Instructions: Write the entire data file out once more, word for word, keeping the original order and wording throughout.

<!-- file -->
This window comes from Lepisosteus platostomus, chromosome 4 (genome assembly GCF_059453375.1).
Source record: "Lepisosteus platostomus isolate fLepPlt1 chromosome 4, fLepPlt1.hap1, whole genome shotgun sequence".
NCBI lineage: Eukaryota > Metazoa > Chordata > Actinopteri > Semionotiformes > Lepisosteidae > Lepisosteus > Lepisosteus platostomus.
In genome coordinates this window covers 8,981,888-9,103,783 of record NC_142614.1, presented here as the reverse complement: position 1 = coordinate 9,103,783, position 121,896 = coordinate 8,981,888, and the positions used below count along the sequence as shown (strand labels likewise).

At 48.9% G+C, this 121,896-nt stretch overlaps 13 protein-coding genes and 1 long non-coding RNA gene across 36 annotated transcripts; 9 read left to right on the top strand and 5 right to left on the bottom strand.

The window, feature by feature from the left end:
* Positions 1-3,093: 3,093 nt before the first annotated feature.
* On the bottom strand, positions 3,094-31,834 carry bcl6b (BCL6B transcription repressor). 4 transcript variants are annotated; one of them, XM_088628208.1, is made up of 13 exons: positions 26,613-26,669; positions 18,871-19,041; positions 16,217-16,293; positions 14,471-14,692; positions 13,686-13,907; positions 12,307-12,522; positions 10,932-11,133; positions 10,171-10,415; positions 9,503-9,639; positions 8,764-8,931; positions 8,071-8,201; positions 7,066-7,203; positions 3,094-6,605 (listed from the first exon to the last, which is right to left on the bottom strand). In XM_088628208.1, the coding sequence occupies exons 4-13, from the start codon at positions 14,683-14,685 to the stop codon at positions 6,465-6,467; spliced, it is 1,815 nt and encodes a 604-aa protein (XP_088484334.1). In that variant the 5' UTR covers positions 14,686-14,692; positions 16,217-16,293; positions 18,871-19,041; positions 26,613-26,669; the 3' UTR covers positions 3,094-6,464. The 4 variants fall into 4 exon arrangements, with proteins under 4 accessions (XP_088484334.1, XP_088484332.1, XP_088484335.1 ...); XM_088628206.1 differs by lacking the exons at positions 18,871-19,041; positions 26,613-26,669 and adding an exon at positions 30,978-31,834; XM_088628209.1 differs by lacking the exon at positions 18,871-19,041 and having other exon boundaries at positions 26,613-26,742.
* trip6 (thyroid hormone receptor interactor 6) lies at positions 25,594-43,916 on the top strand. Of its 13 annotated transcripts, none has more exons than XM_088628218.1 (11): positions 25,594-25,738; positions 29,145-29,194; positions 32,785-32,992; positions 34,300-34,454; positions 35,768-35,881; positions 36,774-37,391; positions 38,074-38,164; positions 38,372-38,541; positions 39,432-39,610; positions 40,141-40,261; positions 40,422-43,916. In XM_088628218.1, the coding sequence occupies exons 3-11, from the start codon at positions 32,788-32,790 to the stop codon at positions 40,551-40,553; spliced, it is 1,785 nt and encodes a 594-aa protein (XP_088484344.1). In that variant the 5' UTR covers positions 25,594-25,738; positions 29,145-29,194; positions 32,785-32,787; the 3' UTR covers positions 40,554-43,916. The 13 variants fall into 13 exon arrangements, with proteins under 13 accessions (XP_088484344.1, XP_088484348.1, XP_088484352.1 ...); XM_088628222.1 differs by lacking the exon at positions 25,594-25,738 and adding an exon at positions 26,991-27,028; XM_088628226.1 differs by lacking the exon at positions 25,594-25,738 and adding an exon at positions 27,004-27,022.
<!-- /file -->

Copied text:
This window comes from Lepisosteus platostomus, chromosome 4 (genome assembly GCF_059453375.1).
Source record: "Lepisosteus platostomus isolate fLepPlt1 chromosome 4, fLepPlt1.hap1, whole genome shotgun sequence".
NCBI lineage: Eukaryota > Metazoa > Chordata > Actinopteri > Semionotiformes > Lepisosteidae > Lepisosteus > Lepisosteus platostomus.
In genome coordinates this window covers 8,981,888-9,103,783 of record NC_142614.1, presented here as the reverse complement: position 1 = coordinate 9,103,783, position 121,896 = coordinate 8,981,888, and the positions used below count along the sequence as shown (strand labels likewise).

At 48.9% G+C, this 121,896-nt stretch overlaps 13 protein-coding genes and 1 long non-coding RNA gene across 36 annotated transcripts; 9 read left to right on the top strand and 5 right to left on the bottom strand.

The window, feature by feature from the left end:
* Positions 1-3,093: 3,093 nt before the first annotated feature.
* On the bottom strand, positions 3,094-31,834 carry bcl6b (BCL6B transcription repressor). 4 transcript variants are annotated; one of them, XM_088628208.1, is made up of 13 exons: positions 26,613-26,669; positions 18,871-19,041; positions 16,217-16,293; positions 14,471-14,692; positions 13,686-13,907; positions 12,307-12,522; positions 10,932-11,133; positions 10,171-10,415; positions 9,503-9,639; positions 8,764-8,931; positions 8,071-8,201; positions 7,066-7,203; positions 3,094-6,605 (listed from the first exon to the last, which is right to left on the bottom strand). In XM_088628208.1, the coding sequence occupies exons 4-13, from the start codon at positions 14,683-14,685 to the stop codon at positions 6,465-6,467; spliced, it is 1,815 nt and encodes a 604-aa protein (XP_088484334.1). In that variant the 5' UTR covers positions 14,686-14,692; positions 16,217-16,293; positions 18,871-19,041; positions 26,613-26,669; the 3' UTR covers positions 3,094-6,464. The 4 variants fall into 4 exon arrangements, with proteins under 4 accessions (XP_088484334.1, XP_088484332.1, XP_088484335.1 ...); XM_088628206.1 differs by lacking the exons at positions 18,871-19,041; positions 26,613-26,669 and adding an exon at positions 30,978-31,834; XM_088628209.1 differs by lacking the exon at positions 18,871-19,041 and having other exon boundaries at positions 26,613-26,742.
* trip6 (thyroid hormone receptor interactor 6) lies at positions 25,594-43,916 on the top strand. Of its 13 annotated transcripts, none has more exons than XM_088628218.1 (11): positions 25,594-25,738; positions 29,145-29,194; positions 32,785-32,992; positions 34,300-34,454; positions 35,768-35,881; positions 36,774-37,391; positions 38,074-38,164; positions 38,372-38,541; positions 39,432-39,610; positions 40,141-40,261; positions 40,422-43,916. In XM_088628218.1, the coding sequence occupies exons 3-11, from the start codon at positions 32,788-32,790 to the stop codon at positions 40,551-40,553; spliced, it is 1,785 nt and encodes a 594-aa protein (XP_088484344.1). In that variant the 5' UTR covers positions 25,594-25,738; positions 29,145-29,194; positions 32,785-32,787; the 3' UTR covers positions 40,554-43,916. The 13 variants fall into 13 exon arrangements, with proteins under 13 accessions (XP_088484344.1, XP_088484348.1, XP_088484352.1 ...); XM_088628222.1 differs by lacking the exon at positions 25,594-25,738 and adding an exon at positions 26,991-27,028; XM_088628226.1 differs by lacking the exon at positions 25,594-25,738 and adding an exon at positions 27,004-27,022.